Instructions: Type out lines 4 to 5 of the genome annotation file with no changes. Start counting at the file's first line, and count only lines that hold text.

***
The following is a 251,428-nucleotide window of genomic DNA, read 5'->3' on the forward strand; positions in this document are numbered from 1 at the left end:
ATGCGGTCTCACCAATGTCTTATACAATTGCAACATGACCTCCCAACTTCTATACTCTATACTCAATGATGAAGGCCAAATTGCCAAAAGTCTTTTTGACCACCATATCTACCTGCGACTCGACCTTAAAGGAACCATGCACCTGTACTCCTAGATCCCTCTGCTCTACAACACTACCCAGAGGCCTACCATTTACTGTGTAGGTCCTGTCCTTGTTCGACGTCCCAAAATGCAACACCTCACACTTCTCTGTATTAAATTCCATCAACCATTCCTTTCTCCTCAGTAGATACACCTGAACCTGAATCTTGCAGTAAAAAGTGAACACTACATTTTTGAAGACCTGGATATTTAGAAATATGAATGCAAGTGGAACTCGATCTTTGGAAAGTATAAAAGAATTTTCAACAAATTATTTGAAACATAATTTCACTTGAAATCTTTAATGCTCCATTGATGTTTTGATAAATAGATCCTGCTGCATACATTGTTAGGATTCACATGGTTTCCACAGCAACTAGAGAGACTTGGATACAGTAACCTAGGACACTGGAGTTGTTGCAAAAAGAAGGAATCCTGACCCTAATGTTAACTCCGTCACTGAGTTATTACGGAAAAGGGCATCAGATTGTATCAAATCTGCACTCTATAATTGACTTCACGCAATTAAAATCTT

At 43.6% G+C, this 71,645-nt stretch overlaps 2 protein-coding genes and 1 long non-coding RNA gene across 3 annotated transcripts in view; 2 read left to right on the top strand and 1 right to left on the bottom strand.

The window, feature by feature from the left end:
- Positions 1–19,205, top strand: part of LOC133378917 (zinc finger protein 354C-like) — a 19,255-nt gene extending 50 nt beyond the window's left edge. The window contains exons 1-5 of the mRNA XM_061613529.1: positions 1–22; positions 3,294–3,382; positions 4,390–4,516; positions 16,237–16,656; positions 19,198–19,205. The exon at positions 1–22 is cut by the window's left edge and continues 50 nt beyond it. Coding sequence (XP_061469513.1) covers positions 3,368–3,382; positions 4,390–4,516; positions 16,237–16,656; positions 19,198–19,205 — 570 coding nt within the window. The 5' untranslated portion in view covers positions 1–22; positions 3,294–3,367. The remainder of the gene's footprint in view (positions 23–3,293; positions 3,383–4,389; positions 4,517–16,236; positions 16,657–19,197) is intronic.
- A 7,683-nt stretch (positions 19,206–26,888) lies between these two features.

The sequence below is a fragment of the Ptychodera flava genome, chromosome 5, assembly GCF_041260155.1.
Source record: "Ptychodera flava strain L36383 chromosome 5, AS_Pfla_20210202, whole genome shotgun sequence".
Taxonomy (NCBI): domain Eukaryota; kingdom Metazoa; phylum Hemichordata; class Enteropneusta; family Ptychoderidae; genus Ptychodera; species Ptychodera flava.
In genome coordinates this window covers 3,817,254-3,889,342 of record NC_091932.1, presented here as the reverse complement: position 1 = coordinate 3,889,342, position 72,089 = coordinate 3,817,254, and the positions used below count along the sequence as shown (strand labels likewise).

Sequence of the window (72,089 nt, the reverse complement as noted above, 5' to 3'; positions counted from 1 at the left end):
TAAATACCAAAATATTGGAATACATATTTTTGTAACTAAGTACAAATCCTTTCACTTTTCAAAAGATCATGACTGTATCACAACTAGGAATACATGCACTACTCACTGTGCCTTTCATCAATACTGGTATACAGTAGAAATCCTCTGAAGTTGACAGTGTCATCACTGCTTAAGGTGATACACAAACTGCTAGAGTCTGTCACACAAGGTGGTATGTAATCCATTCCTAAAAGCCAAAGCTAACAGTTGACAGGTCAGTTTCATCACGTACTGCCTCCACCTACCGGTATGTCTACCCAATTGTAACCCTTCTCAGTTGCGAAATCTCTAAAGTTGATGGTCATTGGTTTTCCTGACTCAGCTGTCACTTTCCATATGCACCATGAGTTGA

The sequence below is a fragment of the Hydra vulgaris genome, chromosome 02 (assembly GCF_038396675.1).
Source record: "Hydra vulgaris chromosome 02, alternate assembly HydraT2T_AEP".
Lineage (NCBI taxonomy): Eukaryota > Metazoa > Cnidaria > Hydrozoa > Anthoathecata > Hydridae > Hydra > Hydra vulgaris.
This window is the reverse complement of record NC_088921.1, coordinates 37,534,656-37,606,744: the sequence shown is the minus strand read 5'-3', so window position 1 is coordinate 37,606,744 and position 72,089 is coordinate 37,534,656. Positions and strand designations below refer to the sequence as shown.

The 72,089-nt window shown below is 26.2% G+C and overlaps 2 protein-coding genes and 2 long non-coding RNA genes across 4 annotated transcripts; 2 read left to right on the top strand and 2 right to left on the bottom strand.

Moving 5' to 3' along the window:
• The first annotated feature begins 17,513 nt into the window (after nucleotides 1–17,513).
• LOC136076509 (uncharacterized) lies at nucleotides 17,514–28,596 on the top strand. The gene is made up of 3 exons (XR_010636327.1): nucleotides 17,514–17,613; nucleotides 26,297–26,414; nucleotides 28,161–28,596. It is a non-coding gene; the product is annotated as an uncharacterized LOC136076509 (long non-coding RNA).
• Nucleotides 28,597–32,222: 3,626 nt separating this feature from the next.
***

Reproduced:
The window, feature by feature from the left end:
- Positions 1–19,205, top strand: part of LOC133378917 (zinc finger protein 354C-like) — a 19,255-nt gene extending 50 nt beyond the window's left edge. The window contains exons 1-5 of the mRNA XM_061613529.1: positions 1–22; positions 3,294–3,382; positions 4,390–4,516; positions 16,237–16,656; positions 19,198–19,205. The exon at positions 1–22 is cut by the window's left edge and continues 50 nt beyond it. Coding sequence (XP_061469513.1) covers positions 3,368–3,382; positions 4,390–4,516; positions 16,237–16,656; positions 19,198–19,205 — 570 coding nt within the window. The 5' untranslated portion in view covers positions 1–22; positions 3,294–3,367. The remainder of the gene's footprint in view (positions 23–3,293; positions 3,383–4,389; positions 4,517–16,236; positions 16,657–19,197) is intronic.